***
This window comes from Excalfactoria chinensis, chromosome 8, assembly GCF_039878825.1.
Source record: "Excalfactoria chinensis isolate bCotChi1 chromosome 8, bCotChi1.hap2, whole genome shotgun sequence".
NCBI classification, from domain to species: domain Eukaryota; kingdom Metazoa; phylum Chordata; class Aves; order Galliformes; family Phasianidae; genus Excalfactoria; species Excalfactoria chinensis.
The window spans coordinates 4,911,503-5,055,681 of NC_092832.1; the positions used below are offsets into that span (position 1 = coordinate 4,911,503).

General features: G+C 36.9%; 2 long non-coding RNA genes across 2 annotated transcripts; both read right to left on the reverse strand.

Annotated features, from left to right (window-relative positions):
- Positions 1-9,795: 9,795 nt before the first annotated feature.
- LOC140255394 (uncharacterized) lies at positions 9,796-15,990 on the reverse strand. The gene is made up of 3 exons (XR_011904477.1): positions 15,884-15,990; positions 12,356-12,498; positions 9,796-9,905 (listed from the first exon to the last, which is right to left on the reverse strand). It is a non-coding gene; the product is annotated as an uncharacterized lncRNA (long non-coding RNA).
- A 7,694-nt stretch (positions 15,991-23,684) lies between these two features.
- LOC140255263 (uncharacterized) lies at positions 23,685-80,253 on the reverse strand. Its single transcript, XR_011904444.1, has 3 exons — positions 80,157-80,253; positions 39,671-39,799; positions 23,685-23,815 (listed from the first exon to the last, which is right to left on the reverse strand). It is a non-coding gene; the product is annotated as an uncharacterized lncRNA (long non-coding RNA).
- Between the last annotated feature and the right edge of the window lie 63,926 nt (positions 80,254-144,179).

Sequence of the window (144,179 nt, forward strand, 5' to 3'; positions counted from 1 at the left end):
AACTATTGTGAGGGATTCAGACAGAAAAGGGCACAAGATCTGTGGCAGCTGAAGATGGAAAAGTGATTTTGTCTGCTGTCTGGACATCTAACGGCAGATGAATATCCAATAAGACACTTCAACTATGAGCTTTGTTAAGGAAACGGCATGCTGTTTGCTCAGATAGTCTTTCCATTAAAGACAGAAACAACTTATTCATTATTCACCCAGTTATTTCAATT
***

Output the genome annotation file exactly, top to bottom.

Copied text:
This window comes from Excalfactoria chinensis, chromosome 8, assembly GCF_039878825.1.
Source record: "Excalfactoria chinensis isolate bCotChi1 chromosome 8, bCotChi1.hap2, whole genome shotgun sequence".
NCBI classification, from domain to species: domain Eukaryota; kingdom Metazoa; phylum Chordata; class Aves; order Galliformes; family Phasianidae; genus Excalfactoria; species Excalfactoria chinensis.
The window spans coordinates 4,911,503-5,055,681 of NC_092832.1; the positions used below are offsets into that span (position 1 = coordinate 4,911,503).

General features: G+C 36.9%; 2 long non-coding RNA genes across 2 annotated transcripts; both read right to left on the reverse strand.

Annotated features, from left to right (window-relative positions):
- Positions 1-9,795: 9,795 nt before the first annotated feature.
- LOC140255394 (uncharacterized) lies at positions 9,796-15,990 on the reverse strand. The gene is made up of 3 exons (XR_011904477.1): positions 15,884-15,990; positions 12,356-12,498; positions 9,796-9,905 (listed from the first exon to the last, which is right to left on the reverse strand). It is a non-coding gene; the product is annotated as an uncharacterized lncRNA (long non-coding RNA).
- A 7,694-nt stretch (positions 15,991-23,684) lies between these two features.
- LOC140255263 (uncharacterized) lies at positions 23,685-80,253 on the reverse strand. Its single transcript, XR_011904444.1, has 3 exons — positions 80,157-80,253; positions 39,671-39,799; positions 23,685-23,815 (listed from the first exon to the last, which is right to left on the reverse strand). It is a non-coding gene; the product is annotated as an uncharacterized lncRNA (long non-coding RNA).
- Between the last annotated feature and the right edge of the window lie 63,926 nt (positions 80,254-144,179).

Sequence of the window (144,179 nt, forward strand, 5' to 3'; positions counted from 1 at the left end):
AACTATTGTGAGGGATTCAGACAGAAAAGGGCACAAGATCTGTGGCAGCTGAAGATGGAAAAGTGATTTTGTCTGCTGTCTGGACATCTAACGGCAGATGAATATCCAATAAGACACTTCAACTATGAGCTTTGTTAAGGAAACGGCATGCTGTTTGCTCAGATAGTCTTTCCATTAAAGACAGAAACAACTTATTCATTATTCACCCAGTTATTTCAATT